Bridges to Success in High School for Migrant Youth
by Margaret A. Gibson & Nicole Hidalgo — 2009
Background/Context: Among the children of immigrants, one of the populations placed at greatest risk of not finishing high school are the children of migrant farmworkers. Although it is difficult to track graduation rates for migrant students because of their mobility, the U.S. Department of Education estimates that only half of all migrant children finish high school. These children face many of the same obstacles as children of immigrants whose families must cope with severe economic hardships, but they also must deal with additional challenges associated with their families’ migratory lifestyles and living situations.
Purpose: This article offers some background on the barriers that migrant youth face in school; describes the services provided to these young people by the federally funded Migrant Education Program, focusing on the authors’ research on the role of migrant education resource teachers; and discusses the implications of study findings and related research for improving educational opportunities for low-income children of immigrants.
Research Design: Findings are drawn from 4 years of ethnographic research in one Northern California high school, where 80% of the Mexican-descent migrant students in the Class of 2002 completed 12th grade, and from a set of comparative interviews carried out with migrant education resource teachers in four additional high schools. The analysis centers on the nature of the relationships that develop between migrant students and migrant teachers, including the teachers’ multiple roles as mentors, counselors, advocates, and role models, and on the kinds of support provided to students that help them navigate successfully through high school.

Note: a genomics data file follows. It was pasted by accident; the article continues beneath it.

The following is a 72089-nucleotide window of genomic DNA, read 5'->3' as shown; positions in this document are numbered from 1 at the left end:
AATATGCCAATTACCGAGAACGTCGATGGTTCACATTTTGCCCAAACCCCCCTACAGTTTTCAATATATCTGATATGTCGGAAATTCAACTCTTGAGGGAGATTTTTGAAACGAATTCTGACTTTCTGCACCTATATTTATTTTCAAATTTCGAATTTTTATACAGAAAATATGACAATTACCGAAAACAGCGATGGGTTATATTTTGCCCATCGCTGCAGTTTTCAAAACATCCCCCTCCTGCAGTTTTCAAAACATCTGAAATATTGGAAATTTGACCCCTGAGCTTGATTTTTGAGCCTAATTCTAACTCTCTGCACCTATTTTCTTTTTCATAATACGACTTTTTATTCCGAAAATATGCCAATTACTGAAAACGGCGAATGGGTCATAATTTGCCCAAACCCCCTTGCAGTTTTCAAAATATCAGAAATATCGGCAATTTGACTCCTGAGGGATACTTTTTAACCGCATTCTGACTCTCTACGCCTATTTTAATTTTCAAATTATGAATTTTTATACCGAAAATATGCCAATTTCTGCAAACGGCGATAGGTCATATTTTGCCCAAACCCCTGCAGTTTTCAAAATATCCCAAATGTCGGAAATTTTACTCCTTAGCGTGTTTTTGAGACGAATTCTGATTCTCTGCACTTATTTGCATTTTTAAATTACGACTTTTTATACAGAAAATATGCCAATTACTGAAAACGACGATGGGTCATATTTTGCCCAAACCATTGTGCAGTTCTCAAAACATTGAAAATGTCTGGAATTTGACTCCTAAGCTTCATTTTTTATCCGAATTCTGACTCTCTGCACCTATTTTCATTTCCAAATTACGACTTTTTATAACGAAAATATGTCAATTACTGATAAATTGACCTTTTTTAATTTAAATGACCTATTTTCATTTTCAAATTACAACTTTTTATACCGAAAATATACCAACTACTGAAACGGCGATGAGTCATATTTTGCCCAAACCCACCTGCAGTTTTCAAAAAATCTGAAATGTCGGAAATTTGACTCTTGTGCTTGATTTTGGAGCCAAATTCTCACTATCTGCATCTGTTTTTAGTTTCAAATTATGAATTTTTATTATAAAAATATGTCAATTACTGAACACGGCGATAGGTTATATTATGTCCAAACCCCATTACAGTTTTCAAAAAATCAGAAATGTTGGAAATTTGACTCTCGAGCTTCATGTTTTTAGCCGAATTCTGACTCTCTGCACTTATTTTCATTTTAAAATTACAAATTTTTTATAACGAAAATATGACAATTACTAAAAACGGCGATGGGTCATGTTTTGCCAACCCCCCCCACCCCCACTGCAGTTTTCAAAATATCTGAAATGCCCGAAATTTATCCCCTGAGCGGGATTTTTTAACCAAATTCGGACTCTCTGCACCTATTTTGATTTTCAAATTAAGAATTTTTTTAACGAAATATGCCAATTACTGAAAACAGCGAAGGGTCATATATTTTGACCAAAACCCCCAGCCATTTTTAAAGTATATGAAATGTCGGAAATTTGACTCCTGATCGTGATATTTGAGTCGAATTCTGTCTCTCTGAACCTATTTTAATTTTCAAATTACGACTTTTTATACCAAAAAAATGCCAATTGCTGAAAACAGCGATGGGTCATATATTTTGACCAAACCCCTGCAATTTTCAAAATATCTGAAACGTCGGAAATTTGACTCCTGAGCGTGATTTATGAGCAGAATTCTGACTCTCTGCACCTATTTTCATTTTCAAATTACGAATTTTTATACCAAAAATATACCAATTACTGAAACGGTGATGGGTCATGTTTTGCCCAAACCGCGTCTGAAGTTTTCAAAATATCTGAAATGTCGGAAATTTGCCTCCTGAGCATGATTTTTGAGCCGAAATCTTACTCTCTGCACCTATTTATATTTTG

Conclusions/Recommendations: Study findings suggest that the migrant students’ school persistence and academic success were due at least in part to the supplemental services they received from the Migrant Education Program and, in particular, to the support provided to them by the migrant resource teachers. A key to the teachers’ effectiveness was the holistic nature of their relationships with students and their ability to connect students with the resources and networks needed for school success. In addition, the migrant teachers’ own identities as academically successful Mexican Americans, many of them the children of migrant farmworkers themselves, increased their ability to serve as role models and to help students build bridges between their multiple worlds. Findings support many of those reported in the literature on successful college outreach programs. Unlike these programs, the Migrant Education Program is not selective; it serves all eligible students.
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